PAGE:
The Milwaukee Brewers are on the verge of handing a mammoth extension to superstar outfielder Christian Yelich, who could sign a nine-year deal worth around $215 million by this weekend, according to Ken Rosenthal of The Athletic. If completed, the deal will keep Yelich in Milwaukee through at least 2028, and his new contract is expected to include a mutual option for the 2029 campaign, as well.
Yelich, in short, gets life-changing, take-care-of-your-family-until-this-planet-explodes money. The Brewers, meanwhile, essentially lock up one of the game's preeminent superstars - who might've been the back-to-back National League MVP if not for a freak knee injury late in 2019 - for the rest of his career. Everybody's happy.
Still, all things considered, this deal is surprising. Not only in scale - Yelich's deal will more than double the overall value of what is currently the largest contract in franchise history - but in strategy, too. Yelich, after all, was already locked up for the remainder of his prime.
In 2015, after dazzling in his first full season at the big-league level, Yelich signed a seven-year, $49.57-million extension with the Marlins that included a $15-million team option for 2022. Had the Brewers - who acquired Yelich from Miami ahead of the 2018 season - not opted to extend Yelich, they still would've had him for another three seasons (assuming they exercised his team option), and the two-time All-Star would've hit free agency ahead of his age-31 campaign. Effectively, then, the Brewers are about to commit more than $200 million largely to Yelich's decline years, with his impending extension set to expire just before his 37th birthday.
As such, it's impossible to ignore the parallels between Yelich's deal and the extension that Ryan Braun, the Brewers' superstar emeritus, signed a few weeks after Opening Day in 2011. At the time, Braun, a 27-year-old mega-stud who would claim National League MVP honors months later, was only three seasons into an eight-year extension he signed less than a year after his MLB debut. That deal was set to keep him in Milwaukee through 2015. But the Brewers couldn't imagine their longer-term future without Braun, and thus handed him a second extension worth $105 million, locking him up through 2020, his age-36 season.
Thanks to a solid 2016 campaign, the returns on Braun's second extension aren't egregious from a dollars-per-WAR perspective, with the Brewers paying him roughly $10 million for each marginal win provided over the last four seasons. (FanGraphs estimates teams paid about $7.8 million per win in free agency last year.)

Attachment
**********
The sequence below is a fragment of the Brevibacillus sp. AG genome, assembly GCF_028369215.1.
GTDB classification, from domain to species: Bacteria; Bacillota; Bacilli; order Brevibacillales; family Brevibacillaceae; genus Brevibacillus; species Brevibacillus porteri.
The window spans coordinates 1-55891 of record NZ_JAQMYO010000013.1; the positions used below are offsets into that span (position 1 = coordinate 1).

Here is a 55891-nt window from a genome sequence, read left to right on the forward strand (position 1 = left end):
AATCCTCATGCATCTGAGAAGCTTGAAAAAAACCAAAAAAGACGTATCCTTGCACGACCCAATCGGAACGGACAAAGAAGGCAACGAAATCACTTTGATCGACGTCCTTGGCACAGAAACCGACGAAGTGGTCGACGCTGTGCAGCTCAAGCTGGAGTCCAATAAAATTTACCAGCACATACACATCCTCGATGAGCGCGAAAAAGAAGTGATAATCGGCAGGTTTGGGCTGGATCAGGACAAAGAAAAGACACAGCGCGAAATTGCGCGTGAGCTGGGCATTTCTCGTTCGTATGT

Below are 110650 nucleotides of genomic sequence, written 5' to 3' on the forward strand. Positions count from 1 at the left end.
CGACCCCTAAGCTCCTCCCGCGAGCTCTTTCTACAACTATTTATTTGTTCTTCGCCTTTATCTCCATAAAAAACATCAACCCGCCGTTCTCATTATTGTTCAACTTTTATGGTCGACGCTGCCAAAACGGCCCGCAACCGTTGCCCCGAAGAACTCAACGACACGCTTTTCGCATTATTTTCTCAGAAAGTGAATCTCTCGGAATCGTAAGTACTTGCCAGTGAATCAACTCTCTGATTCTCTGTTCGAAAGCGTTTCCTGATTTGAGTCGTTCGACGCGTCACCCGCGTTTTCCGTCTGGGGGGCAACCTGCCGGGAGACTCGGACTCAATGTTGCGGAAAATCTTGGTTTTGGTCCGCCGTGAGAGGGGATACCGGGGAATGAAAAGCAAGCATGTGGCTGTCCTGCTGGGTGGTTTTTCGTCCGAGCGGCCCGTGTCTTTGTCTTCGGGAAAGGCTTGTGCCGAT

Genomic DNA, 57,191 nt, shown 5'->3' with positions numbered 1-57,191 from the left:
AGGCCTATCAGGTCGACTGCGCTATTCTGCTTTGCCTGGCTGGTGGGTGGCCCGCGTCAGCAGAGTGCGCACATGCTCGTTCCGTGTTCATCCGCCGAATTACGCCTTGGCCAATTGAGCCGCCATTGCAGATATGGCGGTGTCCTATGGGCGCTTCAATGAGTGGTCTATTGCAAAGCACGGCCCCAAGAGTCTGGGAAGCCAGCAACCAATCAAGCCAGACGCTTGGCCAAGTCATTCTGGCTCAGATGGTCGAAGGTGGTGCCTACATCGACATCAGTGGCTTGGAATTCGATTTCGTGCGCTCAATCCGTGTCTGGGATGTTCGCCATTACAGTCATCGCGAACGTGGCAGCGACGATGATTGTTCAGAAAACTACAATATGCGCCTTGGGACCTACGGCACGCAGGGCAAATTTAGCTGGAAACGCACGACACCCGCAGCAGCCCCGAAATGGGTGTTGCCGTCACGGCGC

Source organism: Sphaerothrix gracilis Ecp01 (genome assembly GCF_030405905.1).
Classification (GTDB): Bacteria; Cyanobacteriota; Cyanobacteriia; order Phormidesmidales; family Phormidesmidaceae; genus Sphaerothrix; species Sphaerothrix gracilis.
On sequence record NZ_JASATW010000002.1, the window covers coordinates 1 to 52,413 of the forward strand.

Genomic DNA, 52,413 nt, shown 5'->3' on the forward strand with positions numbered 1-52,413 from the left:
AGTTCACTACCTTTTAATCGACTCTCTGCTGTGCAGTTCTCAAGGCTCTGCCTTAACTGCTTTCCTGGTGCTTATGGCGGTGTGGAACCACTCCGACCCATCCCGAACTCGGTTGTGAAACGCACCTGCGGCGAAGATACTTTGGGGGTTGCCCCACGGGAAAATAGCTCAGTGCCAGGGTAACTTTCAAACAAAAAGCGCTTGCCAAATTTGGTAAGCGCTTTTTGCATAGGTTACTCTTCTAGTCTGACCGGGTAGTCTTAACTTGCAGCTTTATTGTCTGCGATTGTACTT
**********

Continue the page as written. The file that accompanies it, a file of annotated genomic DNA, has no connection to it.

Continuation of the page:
Ultimately, though, Braun has been more incidental than essential to the Brewers' recent renaissance: He was worth less than 2 WAR in each of the last three seasons. The opportunity cost of his salary also looms large following an offseason in which the Brewers either weren't able or inclined to re-sign All-Star catcher Yasmani Grandal, their second-best player in 2019, and in which the most impactful addition to their suspect rotation might have been Brett Anderson.
Yelich, to be sure, is a better player than Braun was when the latter signed that second extension. On top of being perhaps the game's best non-Mike Trout hitter, he's also an elite baserunner and a fine defender; Braun was a defensive liability at the best of times.
In fact, over the last three seasons stretching back to his final campaign in Miami, Yelich has accrued more WAR than everyone except Trout and Mookie Betts, the two most recent AL MVPs. He deserved a massive windfall - more than $215 million, frankly, and he likely acquiesced to this extension only because his alternative was hitting free agency at 31 - and he very much belongs in that upper echelon of players who seem poised to remain productive into their late 30s.
Having said all that, it's still a somewhat perplexing investment for the Brewers, who will commit roughly a quarter of their yearly payroll to a player in his 30s for the better part of the next decade. Only once before has Milwaukee's payroll exceeded $105 million, a byproduct of playing in baseball's smallest market. That means Yelich will have to continue to provide plenty of surplus value during the back side of his career if the Brewers are to realistically be competitive in the middle and latter stages of his extension.
But they're not the Angels. The Brewers can't spend their way around a costly mistake. The abysmal state of their farm system - which was recently pegged as the worst in the game and won't be graduating any high-impact, low-cost talent to the majors anytime soon - only consolidates the pressure on Yelich to remain a star into the twilight of his career.
And he might well do that. Yelich was an incredibly productive player even before he transformed into the Trout-adjacent star he is today, and with his full complement of tools, he's better equipped than most to defy the ravages of age.
It can't be overstated that more small-market teams should be making efforts to lock up their stars, rather than liquidating them for prospects when they're a year or two from free agency. But the Brewers already had Yelich under contract for the foreseeable future. Given its perpetual financial limitations, the club's outlook beyond the foreseeable future is now inextricably linked to him too, for better or for worse.
Jonah Birenbaum is theScore's senior MLB writer. He steams a good ham. You can find him on Twitter @birenball.